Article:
Many social workers are in various elected offices, from school boards to Congress. Social workers study policy and statistics, too. They study systems and cycles and understand the intricacies of how homelessness, mental health, and substance abuse interact. They don’t fall into oversimplified cause-and-effect explanation traps.

Social workers also prioritize empathy and compassion—which is important because, at the end of the day, no matter the scale and scope of the approach, the consequences will always be felt most acutely on the street.

So why don’t they listen to social workers, especially ones who are experts on homelessness?

  1. It’s not easy or simple. Effectively solving homelessness requires complex, multifaceted policies. It’s definitely not as simple as hauling a homeless person off to jail and forgetting about them. When it comes to getting NIMBYs excited, though, The Cicero Institute knows how to speak their language.
  2. It’s not lucrative. There’s no money to be made in substance abuse and mental health treatment. This may be why The Cicero Institute blames mental health and substance abuse for homelessness but doesn’t seem to actually advocate for expanded access to treatment.

Sure, you could argue that to truly rehabilitate someone is to create a productive member of society who will financially give back. But that’s not guaranteed, and the money won’t be theirs. Slave labor and endless financial gain via private prisons, on the other hand, are right there waiting.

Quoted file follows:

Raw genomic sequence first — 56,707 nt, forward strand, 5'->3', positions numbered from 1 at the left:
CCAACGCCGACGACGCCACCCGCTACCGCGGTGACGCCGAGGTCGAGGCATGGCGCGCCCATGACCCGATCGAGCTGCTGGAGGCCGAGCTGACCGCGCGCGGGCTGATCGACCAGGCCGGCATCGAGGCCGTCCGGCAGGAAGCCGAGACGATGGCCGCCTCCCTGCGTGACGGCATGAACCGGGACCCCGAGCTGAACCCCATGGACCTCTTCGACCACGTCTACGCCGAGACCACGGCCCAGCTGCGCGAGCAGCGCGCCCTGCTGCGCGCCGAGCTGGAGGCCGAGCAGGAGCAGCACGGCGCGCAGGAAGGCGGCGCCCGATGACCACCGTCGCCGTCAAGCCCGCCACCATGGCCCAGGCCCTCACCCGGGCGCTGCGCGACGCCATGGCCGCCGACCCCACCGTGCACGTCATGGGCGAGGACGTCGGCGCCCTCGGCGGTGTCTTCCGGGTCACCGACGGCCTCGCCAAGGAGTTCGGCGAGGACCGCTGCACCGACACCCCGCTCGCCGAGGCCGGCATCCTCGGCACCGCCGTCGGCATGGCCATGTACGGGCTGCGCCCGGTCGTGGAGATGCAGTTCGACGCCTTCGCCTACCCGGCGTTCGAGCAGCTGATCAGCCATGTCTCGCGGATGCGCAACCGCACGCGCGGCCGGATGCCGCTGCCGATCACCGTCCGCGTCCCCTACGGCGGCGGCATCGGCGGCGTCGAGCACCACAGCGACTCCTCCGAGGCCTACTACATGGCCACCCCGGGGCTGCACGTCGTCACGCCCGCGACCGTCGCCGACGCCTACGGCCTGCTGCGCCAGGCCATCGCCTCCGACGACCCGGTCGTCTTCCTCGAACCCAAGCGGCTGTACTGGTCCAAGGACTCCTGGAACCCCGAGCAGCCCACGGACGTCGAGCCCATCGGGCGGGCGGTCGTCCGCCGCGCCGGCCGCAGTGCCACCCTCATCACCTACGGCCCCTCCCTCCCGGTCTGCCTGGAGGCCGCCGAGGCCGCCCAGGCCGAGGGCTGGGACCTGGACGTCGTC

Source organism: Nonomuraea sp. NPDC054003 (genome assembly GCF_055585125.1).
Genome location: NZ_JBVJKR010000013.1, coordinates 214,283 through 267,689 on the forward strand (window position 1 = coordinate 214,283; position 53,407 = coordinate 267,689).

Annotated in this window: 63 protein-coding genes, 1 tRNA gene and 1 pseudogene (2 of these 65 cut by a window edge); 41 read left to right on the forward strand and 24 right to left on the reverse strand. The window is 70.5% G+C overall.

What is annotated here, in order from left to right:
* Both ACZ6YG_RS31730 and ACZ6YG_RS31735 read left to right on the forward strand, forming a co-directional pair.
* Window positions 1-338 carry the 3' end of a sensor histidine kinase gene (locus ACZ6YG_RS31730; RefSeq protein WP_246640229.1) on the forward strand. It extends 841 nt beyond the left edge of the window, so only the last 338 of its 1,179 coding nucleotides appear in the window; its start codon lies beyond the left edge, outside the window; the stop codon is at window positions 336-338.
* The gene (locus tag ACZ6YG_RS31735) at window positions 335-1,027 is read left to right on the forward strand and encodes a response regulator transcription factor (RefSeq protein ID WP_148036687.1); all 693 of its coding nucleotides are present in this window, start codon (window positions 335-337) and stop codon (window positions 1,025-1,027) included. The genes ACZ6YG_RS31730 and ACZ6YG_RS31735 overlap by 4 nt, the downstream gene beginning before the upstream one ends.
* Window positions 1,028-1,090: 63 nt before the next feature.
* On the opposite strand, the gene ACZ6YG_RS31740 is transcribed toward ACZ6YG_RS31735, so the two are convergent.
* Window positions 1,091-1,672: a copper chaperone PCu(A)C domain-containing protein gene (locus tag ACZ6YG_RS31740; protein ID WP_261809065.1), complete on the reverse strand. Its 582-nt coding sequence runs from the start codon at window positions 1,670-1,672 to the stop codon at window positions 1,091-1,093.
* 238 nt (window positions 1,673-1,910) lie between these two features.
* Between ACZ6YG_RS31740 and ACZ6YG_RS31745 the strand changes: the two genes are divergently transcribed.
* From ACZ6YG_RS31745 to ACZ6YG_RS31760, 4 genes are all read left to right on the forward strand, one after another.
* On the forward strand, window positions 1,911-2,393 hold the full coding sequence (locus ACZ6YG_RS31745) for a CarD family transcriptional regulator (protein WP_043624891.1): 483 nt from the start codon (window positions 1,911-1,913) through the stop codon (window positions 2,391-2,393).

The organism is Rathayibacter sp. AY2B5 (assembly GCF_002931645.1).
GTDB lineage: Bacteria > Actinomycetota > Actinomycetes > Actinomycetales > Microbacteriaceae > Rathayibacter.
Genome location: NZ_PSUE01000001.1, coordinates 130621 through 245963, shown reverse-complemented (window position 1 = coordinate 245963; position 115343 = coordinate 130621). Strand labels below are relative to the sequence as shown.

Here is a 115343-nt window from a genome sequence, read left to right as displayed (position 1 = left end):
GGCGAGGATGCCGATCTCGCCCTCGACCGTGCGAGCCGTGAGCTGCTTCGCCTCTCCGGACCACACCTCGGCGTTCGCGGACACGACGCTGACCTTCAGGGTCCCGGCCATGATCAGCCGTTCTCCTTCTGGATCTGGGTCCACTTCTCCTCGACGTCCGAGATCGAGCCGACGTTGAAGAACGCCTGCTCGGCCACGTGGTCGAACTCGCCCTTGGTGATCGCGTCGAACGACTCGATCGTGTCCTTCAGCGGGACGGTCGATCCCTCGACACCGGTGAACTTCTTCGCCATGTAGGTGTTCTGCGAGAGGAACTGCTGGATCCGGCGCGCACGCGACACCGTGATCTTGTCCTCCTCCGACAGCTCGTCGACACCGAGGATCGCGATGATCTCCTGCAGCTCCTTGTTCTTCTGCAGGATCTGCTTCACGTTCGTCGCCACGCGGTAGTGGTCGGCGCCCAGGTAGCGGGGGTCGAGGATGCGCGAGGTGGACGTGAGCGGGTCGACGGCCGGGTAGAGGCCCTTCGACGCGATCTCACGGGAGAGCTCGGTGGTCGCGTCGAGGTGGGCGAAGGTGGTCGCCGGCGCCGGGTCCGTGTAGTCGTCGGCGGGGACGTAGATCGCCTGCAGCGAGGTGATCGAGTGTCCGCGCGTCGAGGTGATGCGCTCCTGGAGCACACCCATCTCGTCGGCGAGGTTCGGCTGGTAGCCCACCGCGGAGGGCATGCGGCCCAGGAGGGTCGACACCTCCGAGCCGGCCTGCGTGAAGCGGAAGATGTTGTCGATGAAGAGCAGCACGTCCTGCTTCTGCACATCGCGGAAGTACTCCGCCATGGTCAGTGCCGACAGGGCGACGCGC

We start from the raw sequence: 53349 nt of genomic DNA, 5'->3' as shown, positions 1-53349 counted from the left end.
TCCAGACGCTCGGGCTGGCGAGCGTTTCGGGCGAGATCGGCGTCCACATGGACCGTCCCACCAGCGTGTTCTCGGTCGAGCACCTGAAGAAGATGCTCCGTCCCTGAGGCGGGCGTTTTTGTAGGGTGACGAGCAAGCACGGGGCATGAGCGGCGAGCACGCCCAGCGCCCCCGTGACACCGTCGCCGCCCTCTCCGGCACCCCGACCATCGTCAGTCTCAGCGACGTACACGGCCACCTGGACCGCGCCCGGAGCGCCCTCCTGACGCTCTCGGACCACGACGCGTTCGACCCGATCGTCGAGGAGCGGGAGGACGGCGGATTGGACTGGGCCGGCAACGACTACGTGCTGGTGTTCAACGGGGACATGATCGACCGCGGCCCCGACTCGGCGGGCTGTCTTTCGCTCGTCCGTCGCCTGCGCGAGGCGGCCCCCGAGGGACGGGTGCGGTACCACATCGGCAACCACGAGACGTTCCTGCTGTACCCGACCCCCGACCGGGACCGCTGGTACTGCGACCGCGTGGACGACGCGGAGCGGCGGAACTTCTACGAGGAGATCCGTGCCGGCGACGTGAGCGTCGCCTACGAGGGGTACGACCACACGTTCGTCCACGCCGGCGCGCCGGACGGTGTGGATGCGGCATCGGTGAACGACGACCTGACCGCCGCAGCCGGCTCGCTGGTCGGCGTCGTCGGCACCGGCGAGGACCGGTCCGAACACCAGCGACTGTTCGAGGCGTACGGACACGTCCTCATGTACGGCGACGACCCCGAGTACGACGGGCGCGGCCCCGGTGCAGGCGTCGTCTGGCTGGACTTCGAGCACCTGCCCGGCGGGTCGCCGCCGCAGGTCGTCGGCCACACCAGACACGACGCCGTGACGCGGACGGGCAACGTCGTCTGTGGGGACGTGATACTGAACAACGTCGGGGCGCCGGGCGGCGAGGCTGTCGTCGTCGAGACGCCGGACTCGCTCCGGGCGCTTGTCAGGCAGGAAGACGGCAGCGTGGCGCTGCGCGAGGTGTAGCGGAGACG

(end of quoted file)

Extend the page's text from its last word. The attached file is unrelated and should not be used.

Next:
1. It’s not “weak” or “soft.” With the intense prejudices many people have against homeless people, they simply aren’t interested in kindness. They want brutal, “strong” responses that have a feeling of finality, though they do nothing to address the root of the problem.

Adding to the manipulation, some states’ versions of The Cicero Institute’s proposal include provisions for short-term services—such as Missouri’s, which allows for a stay of up to six months in a state-funded camping facility in which they’d receive mental health and substance abuse evaluations. However, these are required services and come at a sort of cost. It’s designed to be punitive rather than rehabilitative.

Invest in Organizations That Do the Work

There has been a strong countermovement building against The Cicero Institute’s influence by people working on the ground and by advocacy organizations—who often go hand in hand. In Georgia, a collective of nine organizations combined their resources to oppose two bills modeled after legislation from The Cicero Institute. Both bills have been defeated.

Organizations like Invisible People will continue to use their platforms to spread the word about corrupt organizations like The Cicero Institute, so voters and advocates can stay informed. Our videos provide extensive education on what it’s like on the ground and build much-needed empathy.

Finally, and perhaps most importantly, voters need to care. There are too many people who aren’t cruel, but just don’t pay enough attention to notice the harm being done under their noses. These are the people we can reach through educating, expert-driven organization work.

Reaching these people is our job—let’s keep spreading the word.

Victoria VanTol

Victoria VanTol


Victoria VanTol holds a master's degree in social work. She is a therapist and freelance writer specializing in topics related to social justice and mental health.